| || |
I was digging around looking for ideas to share at the up and coming Madison Nonprofit Day and I found this presentation I shared a couple years back at the DSAIA Leadership Conference.
If you serve on a board or work with a board you should check this out. Not only are the people around vulnerable to acting in ways that are unhealthy for your organization but you are too.
Hopefully this old presentation will give you some tools to do something about it.
P.S. - The contact on the past page was accurate...two years ago. The best way to reach me now is at firstname.lastname@example.org or at (608)698-6055. I am here to help.
Once upon a time, in a land far away, in a time long ago, there was a man. The thing he loved was doomed and he knew it. That meant he was chosen to do something about it.
If a saint takes on the downside so others can have the upside, this man was fairly saint-like, taking much of the downside that comes with being an unapologetic prophet, with a terrible, non-stop travel schedule and a willingness to put himself out there for what he believed.
It shouldn't surprise you that this man made a lot of enemies. In fact most of his enemies only really agreed on one thing - how much they disliked this guy. When those enemies made their move the man's friends and followers abandoned him. Worst of all, he didn't end up saving the thing he loved.
In the end the man died a brutal, public death all alone.
374 days ago, give or take a day, I wrote an e-letter to you. It started off like this.
My name is Sterling Lynk.
So a year later, how do you think I did? What has been your experience of this purpose-project of mine? Shoot me an email at email@example.com or, better yet, use the comment section below.
I Ask Because...
I am asking because MightyPurposeMe is changing.
The mission can't change. This is my purpose-project; it is intended to be the current best expression of my purpose. If you want live your purpose, I am here to help. I am here to help you do meaningful, good, powerful, soul-in-the-game stuff.
I just need to do it better.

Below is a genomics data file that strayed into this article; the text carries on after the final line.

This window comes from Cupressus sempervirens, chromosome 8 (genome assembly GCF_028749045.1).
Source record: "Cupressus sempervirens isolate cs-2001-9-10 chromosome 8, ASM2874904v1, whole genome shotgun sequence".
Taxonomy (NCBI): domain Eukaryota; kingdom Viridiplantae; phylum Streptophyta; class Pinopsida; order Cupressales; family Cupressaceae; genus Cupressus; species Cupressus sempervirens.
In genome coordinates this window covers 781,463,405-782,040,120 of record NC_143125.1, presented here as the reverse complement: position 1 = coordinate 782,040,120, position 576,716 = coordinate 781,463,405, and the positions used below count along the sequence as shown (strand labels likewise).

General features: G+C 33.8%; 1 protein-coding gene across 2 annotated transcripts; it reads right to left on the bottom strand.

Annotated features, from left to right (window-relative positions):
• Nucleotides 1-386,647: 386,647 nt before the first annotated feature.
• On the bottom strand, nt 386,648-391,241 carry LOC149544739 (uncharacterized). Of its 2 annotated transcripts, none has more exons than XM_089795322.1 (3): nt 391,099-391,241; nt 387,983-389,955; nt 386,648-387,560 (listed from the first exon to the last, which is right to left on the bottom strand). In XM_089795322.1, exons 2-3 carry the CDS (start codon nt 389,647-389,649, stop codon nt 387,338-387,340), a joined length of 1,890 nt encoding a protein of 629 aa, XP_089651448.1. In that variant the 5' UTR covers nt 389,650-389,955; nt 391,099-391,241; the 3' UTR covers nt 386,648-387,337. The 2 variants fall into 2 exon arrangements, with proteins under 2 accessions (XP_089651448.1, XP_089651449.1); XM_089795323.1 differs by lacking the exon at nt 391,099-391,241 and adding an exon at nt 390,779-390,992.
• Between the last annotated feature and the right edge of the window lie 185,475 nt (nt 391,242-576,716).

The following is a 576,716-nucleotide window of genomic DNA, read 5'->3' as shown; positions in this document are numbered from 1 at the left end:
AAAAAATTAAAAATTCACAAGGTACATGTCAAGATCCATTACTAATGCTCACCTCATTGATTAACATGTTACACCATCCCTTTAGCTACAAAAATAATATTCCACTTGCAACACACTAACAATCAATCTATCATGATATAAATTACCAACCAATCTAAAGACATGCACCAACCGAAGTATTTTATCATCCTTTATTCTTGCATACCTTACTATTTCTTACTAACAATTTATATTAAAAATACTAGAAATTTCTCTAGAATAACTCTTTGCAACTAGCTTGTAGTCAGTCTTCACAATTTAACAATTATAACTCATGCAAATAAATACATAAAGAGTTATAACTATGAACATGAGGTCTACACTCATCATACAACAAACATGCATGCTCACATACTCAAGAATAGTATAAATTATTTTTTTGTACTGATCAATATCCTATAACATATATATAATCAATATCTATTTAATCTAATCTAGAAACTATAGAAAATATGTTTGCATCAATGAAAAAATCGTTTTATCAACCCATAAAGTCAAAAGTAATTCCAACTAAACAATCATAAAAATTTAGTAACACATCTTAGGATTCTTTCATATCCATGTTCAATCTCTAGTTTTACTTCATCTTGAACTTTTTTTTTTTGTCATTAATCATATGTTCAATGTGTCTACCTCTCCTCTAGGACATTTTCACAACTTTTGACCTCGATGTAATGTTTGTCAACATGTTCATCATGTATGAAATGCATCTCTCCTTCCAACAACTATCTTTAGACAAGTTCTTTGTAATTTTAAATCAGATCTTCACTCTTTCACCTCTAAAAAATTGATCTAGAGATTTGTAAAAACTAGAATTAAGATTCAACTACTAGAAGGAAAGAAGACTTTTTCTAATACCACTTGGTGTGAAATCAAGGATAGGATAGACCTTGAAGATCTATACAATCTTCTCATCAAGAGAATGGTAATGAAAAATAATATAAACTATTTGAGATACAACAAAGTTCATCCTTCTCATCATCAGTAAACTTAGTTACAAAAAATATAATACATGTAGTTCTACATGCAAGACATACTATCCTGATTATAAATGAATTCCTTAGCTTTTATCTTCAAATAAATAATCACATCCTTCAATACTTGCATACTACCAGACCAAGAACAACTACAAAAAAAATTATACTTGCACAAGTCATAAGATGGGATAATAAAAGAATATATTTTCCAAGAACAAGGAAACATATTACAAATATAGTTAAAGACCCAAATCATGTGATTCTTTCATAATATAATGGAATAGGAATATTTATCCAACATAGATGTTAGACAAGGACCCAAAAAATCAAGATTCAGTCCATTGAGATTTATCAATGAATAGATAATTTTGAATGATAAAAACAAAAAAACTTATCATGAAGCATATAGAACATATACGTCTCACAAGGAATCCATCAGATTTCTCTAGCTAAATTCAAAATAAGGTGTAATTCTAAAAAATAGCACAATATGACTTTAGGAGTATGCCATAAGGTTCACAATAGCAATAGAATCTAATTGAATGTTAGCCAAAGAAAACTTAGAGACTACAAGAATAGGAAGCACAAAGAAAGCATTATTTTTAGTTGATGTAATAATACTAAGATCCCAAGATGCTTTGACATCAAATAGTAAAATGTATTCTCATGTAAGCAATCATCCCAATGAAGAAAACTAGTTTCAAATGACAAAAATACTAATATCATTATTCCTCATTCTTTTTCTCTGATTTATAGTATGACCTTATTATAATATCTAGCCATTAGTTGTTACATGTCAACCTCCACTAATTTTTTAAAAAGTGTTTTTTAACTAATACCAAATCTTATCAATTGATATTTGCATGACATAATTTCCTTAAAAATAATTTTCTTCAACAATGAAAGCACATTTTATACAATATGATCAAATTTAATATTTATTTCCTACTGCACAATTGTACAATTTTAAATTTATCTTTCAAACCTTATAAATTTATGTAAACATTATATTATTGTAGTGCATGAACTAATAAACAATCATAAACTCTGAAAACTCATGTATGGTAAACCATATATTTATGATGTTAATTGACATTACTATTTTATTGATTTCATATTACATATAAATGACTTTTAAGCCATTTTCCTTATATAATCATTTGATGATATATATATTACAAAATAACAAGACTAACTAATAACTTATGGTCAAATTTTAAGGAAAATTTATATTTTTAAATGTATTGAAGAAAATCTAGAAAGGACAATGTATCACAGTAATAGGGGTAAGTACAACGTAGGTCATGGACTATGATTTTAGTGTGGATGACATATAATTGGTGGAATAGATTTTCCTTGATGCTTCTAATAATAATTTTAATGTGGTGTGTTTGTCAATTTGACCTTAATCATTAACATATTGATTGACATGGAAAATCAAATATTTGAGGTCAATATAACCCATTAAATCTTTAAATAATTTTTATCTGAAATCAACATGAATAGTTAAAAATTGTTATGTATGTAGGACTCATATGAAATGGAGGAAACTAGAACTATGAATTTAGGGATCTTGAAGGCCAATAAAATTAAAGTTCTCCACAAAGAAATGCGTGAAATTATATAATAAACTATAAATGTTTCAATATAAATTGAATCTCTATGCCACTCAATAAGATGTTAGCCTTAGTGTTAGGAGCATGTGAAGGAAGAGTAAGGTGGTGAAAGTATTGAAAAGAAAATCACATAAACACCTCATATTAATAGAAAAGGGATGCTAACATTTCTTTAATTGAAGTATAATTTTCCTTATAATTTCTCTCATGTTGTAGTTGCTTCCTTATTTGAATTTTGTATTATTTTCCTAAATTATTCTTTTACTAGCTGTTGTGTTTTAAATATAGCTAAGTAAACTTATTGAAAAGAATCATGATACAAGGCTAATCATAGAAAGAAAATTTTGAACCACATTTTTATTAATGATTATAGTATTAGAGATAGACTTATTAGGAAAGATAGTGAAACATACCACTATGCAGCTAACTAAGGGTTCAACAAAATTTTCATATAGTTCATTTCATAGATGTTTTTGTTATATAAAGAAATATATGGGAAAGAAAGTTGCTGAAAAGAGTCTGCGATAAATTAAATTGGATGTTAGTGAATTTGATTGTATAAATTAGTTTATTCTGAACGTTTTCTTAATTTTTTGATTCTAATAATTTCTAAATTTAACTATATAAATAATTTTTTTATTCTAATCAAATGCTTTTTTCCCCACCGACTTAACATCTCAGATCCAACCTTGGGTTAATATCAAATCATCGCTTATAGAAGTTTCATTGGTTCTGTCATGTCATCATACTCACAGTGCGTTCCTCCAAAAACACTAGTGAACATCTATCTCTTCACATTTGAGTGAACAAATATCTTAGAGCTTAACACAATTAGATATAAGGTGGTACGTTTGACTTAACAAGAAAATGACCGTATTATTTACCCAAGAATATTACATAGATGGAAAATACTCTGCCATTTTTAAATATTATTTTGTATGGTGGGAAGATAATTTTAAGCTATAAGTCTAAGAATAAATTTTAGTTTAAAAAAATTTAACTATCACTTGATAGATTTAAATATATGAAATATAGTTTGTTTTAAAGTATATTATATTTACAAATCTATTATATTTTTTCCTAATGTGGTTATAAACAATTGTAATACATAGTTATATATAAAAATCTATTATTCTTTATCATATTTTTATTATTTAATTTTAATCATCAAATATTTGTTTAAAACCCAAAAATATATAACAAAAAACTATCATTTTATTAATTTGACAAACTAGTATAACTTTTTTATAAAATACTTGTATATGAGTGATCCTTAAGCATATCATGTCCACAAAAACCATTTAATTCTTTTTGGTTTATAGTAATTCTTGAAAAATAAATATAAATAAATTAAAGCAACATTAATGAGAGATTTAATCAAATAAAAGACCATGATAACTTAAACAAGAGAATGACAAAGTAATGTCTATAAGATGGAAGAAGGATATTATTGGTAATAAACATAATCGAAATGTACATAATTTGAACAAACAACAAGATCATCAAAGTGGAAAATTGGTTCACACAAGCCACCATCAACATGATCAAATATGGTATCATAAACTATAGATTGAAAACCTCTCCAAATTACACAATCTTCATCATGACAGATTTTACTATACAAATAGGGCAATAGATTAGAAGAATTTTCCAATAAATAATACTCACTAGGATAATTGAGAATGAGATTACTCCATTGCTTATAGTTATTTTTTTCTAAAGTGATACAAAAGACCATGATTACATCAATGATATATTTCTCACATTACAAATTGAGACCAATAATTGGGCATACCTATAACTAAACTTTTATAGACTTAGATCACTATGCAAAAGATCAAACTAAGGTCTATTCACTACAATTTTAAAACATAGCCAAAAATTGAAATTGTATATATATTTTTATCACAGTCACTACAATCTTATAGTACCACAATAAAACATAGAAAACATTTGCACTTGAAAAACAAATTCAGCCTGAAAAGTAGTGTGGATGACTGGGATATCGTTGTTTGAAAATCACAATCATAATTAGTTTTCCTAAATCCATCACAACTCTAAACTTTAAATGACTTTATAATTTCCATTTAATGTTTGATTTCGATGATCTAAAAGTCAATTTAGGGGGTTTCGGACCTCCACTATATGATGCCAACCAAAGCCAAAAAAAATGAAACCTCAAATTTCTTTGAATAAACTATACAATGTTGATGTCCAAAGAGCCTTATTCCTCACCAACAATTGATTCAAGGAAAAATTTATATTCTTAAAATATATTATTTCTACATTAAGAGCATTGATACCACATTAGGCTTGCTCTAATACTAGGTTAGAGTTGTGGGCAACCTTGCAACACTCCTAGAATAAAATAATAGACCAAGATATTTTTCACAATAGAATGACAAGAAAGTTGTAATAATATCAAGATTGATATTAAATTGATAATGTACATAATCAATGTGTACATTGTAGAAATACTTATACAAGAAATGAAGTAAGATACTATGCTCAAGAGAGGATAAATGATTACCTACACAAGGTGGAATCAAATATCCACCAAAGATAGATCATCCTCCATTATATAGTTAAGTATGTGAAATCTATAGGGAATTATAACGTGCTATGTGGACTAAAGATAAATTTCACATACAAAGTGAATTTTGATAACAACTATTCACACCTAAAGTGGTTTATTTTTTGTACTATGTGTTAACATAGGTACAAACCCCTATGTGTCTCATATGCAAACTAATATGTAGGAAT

P.S. - Are you struggling with meaningful, good, powerful, soul-in-the-game stuff? Shoot me an email at firstname.lastname@example.org and tell me about it.
Who is this "mighty purpose thing" for?
I don't know. But, I have a few ideas about who it is not for.
This isn't for you if you...
That's my list today.
P.S. - I find the idea of having "soul-in-the-game" compelling. If you do too, check out Chapter 23 of Nassim Taleb's Antifragile. Please, don't forget to follow the rules.
I have a game you need to try. Let me describe it for you.
If you played this game, what would you do to maximize your payout? And, what does this computer game have to do with you living your purpose everyday?
In his book Predictably Irrational, behavioral economist Dan Ariely describes what happened when he offered this game to real people. I'm guessing you'll be surprised by what happened and what it means for the way you should approach your purposeful life.
If you receive the periodic Mighty Purpose email, then you may have noticed at the bottom of the mails the following:
"Copyright © 2013 Mighty Purpose (Sterling Lynk). Everyone has a purpose - even copyright lawyers."
I'd like to offer this amendment; everyone has a purpose - even men who have spent nearly half their lives in prison. Artist James Morgan is such a man.
Since being paroled, Mr. Morgan has worked to survive, create meaningful art, and serve his community. He also has a message to share with all of us - and it starts with this Max DePree quote: